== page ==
Volume 7 Issue 2 pp. 154-166 • doi: 10.15627/jd.2020.15

Vitalii Burmaka,^{∗,a} Mykola Tarasenko,^{a} Kateryna Kozak,^{a} Lukman Ahmed Omeiza,^{b} Nataliia Sabat^{c}

**Author affiliations**

^{a} Department of Electrical Engineering, Ternopil Ivan Puluj National Technical University, 56, Ruska Street, 46001 Ternopil, Ukraine
^{b} Department of Electrical/Electronic Engineering, Federal Polytechnic Bida, 5, Doko Road, 912101 Bida, Niger State, Nigeria
^{c} Department of Computer Systems and Networks, Ivano-Frankivsk National Technical University of Oil and Gas, 15 Karpatska Street, 76019 Ivano-Frankivsk, Ukraine

* Corresponding author.

vitaliy.burmaka@gmail.com (V. Burmaka)

tarasenko_mykola@ukr.net (M. Tarasenko)

kozakateryna@gmail.com (K. Kozak)

lukahmed@yahoo.com (L. A. Omeiza)

natasabat04@ukr.net (N. Sabat)

**History:** Received 9 May 2020 | Revised 9 July 2020 | Accepted 18 July 2020 | Published online 12 August 2020

**Copyright:** © 2020 The Author(s). Published by solarlits.com. This is an open access article under the CC BY license (http://creativecommons.org/licenses/by/4.0/).

**Citation:** Vitalii Burmaka, Mykola Tarasenko, Kateryna Kozak, Lukman Ahmed Omeiza, Nataliia Sabat, Effective Use of Daylight in Office Rooms, Journal of Daylighting 7 (2020) 154-166. https://dx.doi.org/10.15627/jd.2020.15

**Figures and tables**

The rational use of daylight can significantly reduce the cost of electricity for artificial lighting. This research aims at investigating the parameters of translucent structures of building envelope, and the value of daylight factor, for which maximum efficiency of daylight usage is achieved in office rooms. The study analyzes the dependence duration of daylight autonomy in office rooms, on the value of daylight factor for four European cities. The specific daylight autonomy (h/(year∙m^{2})) of office rooms were found. It was proved, that regardless the size of the rooms, the maximum specific daylight autonomy in Ternopil city (at illumination of 300 lx, which is prescribed by regulations), with lateral daylight, occurs when the daylight factor is in the range of 1.7% to 1.9%. Maxima – at 1.8%. At illumination of 500 lx, the maximum specific daylight autonomy will occur at a daylight factor range of 2.6% to 3.0%. Maxima – at 2.8%.

Daylight factor, Daylight autonomy, Specific daylight autonomy, Office rooms daylighting

*Abbreviations*

*DA **Daylight autonomy, h/year*

*DA _{300} *

*DA _{con} *

*DA _{max} *

*DF **Daylight factor, %*

*d _{RP, lRP} *

*E **Average monthly horizontal illumination, klx*

*da _{TSBE} *

*h _{GL} *

*h _{TSBE} *

*i _{C.TSBE }*

*I _{GL.R} *

*l **TSBE opaque part width, m*

*l _{F.F} *

*l _{GL} *

*l _{PROF }*

*l _{TSBE} *

*S _{GL} *

*S _{TSBE} *

*S _{WS} *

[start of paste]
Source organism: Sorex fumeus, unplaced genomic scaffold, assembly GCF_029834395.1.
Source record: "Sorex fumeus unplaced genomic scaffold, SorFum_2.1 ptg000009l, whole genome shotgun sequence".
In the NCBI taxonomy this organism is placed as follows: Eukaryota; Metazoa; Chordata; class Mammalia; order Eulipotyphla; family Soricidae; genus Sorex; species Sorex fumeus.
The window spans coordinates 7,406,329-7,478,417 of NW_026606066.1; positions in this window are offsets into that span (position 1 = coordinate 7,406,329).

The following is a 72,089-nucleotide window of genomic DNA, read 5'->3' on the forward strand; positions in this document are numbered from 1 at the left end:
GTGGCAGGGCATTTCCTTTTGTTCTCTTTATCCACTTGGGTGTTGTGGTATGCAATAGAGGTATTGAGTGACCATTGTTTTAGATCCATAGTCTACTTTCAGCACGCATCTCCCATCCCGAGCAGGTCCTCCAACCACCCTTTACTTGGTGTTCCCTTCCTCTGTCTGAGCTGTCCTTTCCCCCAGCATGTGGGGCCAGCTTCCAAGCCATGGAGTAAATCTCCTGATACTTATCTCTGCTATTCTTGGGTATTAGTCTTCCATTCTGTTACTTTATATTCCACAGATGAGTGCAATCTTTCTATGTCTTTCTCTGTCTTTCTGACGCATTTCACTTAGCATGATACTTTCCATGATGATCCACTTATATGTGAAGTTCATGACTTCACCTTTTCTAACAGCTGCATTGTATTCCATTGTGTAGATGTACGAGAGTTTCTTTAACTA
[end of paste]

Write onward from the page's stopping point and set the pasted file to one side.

*WFR **Window to floor ratio, %*

*WWR **Window to wall ratio, %*

*ɛ _{GL} *

*BE **building envelope*

*CRGI **Composite room glazing index*

*EDR **Energy daylight rate*

*LF **Light factor*

*RP **Reference point*

*SRRPC **Solar radiations relative penetration coefficient*

*TSBE **Translucent structures of building envelope*

*WS **Working surface*

Presently, in solving the problem of office rooms lighting, attention is focused on the use of artificial light sources. According to the IEA’s data, artificial light consumes about 2650 TWh·h electricity per year (≈19% of world electricity production), exceeding the total amount of electricity produced by all nuclear power plants in the world [1]. In Ukraine, artificial lighting accounts for about 16% of total electricity consumed in the country. These indicate that the lighting system is a significant consumer of electricity, especially in office rooms (up to 80%).

The use of daylight to illuminate office rooms is one of the most obvious ways to save energy. According to International Labour Organization (ILO), complete absence of daylight in workplace is hazardous. Man is biologically adapted to daylight. Its optimal use can significantly reduce the cost of electricity for artificial lighting. For this reason, it is necessary to choose the right size and thermal characteristics of translucent structures of building envelope (TSBE). Until recent advancement in daylight technology, TSBE was the weakest link in the building envelope (BE) of office rooms.

In a world currently concerned about global warming, carbon emission, sustainable design and capital costs for industrial construction, irrational design of buildings lighting system, can cause discomfort and enormous heat loss, which are no longer acceptable. Therefore, it’s necessary to strive for the maximum use of daylight.

The economic benefits of daylight are often considered in terms of energy saving, without taking into account the effort of labour and productivity, which can be more significant than energy saving [2]. Investment in lighting modernization, heating and cooling systems can easily be done by increasing labour and productivity.